Did anything from those other scripts end up in this film? You were talking about Valley of the Dolls being a source of inspiration, so was there anything that bled over into this story

Well when I read those two scripts there were gags and stuff in there that I was like ‘hey Paul can we take that for our movie’ and I think that because he co-wrote that (content) with other people he wanted to be respectful and not take anything.

So we didn’t and that’s good that we didn’t cannibalise the other scripts so they can be shot as they’re written and not have anything cross over. It’s funny when I first read them and started talking I was like ‘hey you should make one of these’; I was basically talking myself out of a job. But we ended up writing our own.

And did the Tim Burton original film play a reference once you sat down; it feels like (this film is) the sequel that we didn’t get with the sequel, if that makes sense.

I mean, I don’t know if people heard this, if they’d think that it’s the least creative way to write, but I put up cards of the Big Adventure and sort of looked at how that played out, and if somebody wanted to do the math, there are tonally connections like when he first hits the road in the Big Adventure, or when he encounters a convict or in this he encounters bank robbers, so we tried to make it as different as possible.

There’s also the point with the big balloon trick where he makes all the sounds and that’s at the point in the Big Adventure when the big shoe dance happens, which both (scenes) are kind of like show stopping moments and I like the fact its not just like we tried to do a big shoe dance, we just tried to do something that felt the same or emotionally did the same thing.

Were you at all involved with the Broadway production before you got involved with this, because I know that was kind of the catalyst for setting this film up?

Yeah I did get to see it, I went and saw it in LA and I went with my dad and girlfriend, and because I was with my dad, I remember my friend leaned over and was like ‘it’s too bad we couldn’t get high before this’.

You know how the entire Netflix audience is probably watching your show.

Then I saw it on Broadway because Paul and I started working in-between those two times and Paul was nice enough to ask me to help with the script when it went to Broadway, so I added some jokes and he was nice enough to give me credit.

Is that your first Broadway credit?

Yeah – no, I wrote Phantom of the Opera too

It seems like a lot of the performances from this movie draw from Broadway, or a theatre style of acting.

I think we felt that, the comparison I made was to Stella, the genius thing I thought they did was that they get really strong actors from theatre or acting schools so they could be as goofy as possible but there was still some sort of grounding in the performances, and I know that was really important for the director John Lee as well. I think that comes through in the acting and the movie.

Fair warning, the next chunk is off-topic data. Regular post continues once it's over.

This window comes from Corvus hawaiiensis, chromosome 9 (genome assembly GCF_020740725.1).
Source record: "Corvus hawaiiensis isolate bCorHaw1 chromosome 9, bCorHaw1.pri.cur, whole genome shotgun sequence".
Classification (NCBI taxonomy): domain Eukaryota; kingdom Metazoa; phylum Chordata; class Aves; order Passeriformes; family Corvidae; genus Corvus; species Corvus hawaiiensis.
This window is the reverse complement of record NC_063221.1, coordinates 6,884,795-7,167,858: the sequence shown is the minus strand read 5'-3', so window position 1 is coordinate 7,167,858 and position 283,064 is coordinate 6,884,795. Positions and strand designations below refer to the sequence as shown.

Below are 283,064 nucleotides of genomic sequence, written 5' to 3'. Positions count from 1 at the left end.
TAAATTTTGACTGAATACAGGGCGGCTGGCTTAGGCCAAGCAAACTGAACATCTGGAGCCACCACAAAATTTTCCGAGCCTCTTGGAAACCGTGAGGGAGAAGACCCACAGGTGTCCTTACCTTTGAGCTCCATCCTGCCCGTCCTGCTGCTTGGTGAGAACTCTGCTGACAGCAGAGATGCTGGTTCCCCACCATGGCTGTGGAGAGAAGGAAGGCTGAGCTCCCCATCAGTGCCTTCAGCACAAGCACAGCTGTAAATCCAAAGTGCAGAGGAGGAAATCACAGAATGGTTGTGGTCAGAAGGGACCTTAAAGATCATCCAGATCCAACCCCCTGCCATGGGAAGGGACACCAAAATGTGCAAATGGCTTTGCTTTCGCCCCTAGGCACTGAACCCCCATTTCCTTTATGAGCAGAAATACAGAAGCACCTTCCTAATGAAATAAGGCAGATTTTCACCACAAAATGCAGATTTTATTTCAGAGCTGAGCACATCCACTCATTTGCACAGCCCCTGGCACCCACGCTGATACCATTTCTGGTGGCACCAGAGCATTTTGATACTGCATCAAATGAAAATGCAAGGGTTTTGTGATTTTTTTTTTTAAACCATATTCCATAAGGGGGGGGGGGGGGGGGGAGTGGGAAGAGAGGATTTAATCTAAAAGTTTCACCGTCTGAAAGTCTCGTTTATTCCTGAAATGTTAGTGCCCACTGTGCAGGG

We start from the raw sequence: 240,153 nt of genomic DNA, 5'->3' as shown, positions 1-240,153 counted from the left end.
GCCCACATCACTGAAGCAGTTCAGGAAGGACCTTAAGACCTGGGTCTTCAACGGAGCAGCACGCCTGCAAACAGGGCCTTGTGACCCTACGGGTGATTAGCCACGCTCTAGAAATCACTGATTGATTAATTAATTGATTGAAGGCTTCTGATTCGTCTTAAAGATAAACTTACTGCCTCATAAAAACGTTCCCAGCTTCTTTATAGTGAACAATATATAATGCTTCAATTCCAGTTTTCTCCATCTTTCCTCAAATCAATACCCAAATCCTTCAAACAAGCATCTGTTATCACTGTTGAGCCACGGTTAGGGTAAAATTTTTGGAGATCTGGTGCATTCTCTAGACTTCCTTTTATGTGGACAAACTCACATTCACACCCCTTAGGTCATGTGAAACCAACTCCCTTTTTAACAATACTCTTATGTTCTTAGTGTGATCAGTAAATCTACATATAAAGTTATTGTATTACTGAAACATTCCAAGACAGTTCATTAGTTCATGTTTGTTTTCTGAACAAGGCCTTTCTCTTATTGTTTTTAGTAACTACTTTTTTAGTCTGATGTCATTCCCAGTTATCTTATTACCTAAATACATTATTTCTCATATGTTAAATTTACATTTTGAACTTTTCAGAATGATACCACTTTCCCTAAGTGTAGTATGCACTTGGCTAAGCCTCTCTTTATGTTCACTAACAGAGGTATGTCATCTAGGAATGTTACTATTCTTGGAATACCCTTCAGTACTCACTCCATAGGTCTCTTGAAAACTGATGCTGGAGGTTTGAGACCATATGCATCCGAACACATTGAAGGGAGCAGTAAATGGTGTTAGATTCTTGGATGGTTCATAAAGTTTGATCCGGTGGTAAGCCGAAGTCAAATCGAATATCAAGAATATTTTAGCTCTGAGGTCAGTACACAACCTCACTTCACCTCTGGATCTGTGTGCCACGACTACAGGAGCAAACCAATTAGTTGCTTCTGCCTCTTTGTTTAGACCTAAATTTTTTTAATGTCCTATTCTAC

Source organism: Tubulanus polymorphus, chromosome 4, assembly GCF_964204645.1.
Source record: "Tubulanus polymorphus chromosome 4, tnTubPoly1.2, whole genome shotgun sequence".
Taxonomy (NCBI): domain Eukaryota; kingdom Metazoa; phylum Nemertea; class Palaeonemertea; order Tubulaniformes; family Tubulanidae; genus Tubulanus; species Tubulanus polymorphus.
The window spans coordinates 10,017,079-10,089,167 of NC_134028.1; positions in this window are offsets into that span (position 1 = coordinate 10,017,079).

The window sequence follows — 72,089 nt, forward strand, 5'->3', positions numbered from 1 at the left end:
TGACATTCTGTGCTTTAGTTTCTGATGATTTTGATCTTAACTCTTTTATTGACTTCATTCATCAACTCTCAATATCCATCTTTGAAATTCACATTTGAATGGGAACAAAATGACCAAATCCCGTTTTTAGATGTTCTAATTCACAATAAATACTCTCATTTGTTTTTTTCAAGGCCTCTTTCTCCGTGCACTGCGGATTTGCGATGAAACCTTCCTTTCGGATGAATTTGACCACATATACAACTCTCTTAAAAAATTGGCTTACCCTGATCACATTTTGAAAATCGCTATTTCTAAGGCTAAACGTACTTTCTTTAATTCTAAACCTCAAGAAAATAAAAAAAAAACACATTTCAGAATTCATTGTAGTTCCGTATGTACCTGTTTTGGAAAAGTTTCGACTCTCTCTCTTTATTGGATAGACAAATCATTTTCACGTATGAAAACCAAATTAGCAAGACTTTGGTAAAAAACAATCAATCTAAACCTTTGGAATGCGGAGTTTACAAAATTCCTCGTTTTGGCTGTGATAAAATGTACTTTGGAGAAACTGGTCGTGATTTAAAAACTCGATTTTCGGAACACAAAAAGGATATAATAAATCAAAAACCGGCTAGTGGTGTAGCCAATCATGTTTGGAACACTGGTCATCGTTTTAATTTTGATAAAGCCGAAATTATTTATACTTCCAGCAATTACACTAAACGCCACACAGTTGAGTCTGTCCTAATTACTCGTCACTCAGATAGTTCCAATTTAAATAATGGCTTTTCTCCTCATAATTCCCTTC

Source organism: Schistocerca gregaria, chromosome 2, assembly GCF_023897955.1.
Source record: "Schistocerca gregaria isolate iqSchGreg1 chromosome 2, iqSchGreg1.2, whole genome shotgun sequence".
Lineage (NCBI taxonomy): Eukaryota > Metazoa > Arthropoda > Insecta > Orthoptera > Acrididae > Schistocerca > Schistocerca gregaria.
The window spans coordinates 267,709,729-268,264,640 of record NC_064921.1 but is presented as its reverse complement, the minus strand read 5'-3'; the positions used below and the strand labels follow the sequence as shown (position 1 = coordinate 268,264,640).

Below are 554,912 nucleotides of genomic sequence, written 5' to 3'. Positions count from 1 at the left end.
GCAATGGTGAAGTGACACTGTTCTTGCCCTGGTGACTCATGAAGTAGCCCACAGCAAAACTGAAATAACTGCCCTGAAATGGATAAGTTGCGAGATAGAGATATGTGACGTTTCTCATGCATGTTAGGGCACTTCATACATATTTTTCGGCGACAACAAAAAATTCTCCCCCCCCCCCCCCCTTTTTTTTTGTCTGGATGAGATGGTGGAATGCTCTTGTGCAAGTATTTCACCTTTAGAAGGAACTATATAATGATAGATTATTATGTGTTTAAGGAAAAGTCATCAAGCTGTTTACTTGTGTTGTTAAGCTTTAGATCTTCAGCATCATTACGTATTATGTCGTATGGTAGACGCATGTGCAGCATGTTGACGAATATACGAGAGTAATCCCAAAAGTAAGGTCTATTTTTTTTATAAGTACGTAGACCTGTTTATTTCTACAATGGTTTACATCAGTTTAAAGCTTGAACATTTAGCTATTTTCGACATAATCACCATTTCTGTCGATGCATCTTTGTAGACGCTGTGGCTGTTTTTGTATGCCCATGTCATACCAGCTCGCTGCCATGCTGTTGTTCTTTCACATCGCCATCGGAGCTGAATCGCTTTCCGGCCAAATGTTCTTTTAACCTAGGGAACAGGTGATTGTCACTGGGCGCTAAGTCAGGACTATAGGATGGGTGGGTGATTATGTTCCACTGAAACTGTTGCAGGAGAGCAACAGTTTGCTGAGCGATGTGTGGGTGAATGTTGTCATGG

I’m curious about these scripts you brought up, is one of them the more adult themed version that’s been talked about for the past ten years? I really hope it gets made and I hope that you can kind of push Paul (to make it), as much as I love this one, it’s just his origins of where he started out with the HBO specials, it would be so wonderful to see that kind of thing.

I hope so too that would be fantastic to be able to get that out to the people.

There was the odd adult (joke), I think my favourite line was ‘You haven’t seen Magic Mike? And he just goes, you’d think so’

Clearly had to get a Magic Mike reference in there.

The audience really seems to react positively towards Joe.

He’s so great, the fact that he played it sincerely, because I think a lot of other actors would have gone ‘oh I’m in a Pee-Wee movie so I have to be over the top’ its sort of like when you see someone host SNL and they’re like ‘I’m doing comedy so I guess I better speak in a weird voice and cross my eyes’ but the fact that he played it truthfully was really cool.

Going to the beginning scene where he wakes up, and kind of gets out of bed, that whole process, did you and Pee-Wee plan all of that out together?

That was the most (time) I’ve ever put into writing, us trying to figure that out and even just the actual writing of how you have to describe how a Rube Goldberg machine works but still make it interesting to read on the page that was impossible. We watched so many Rube Goldberg videos on YouTube and I’ve loved Rube Goldberg machines ever since I was a little kid, so to be able to write one was cool and have Pee-Wee be the marble was also very cool.

Now that you’ve done the television series on Netflix and you’ve done the film, which one was easier and which one was harder the whole writing-doing process?

I mean Love (TV Series) is much more biographical, and so it’s a joy to work on because I love working on the show but being in the writers room it’s constant self-analysis so you always feel like you’re in therapy, where as with the Pee-Wee thing just being able to sit down and just be like, I get to write the goofiest, extraordinary stuff, that ends up being a lot more fun than being racked with my own conscious.

Thanks for the interview.

Pee-Wee’s Big Holiday is streaming on Netflix now.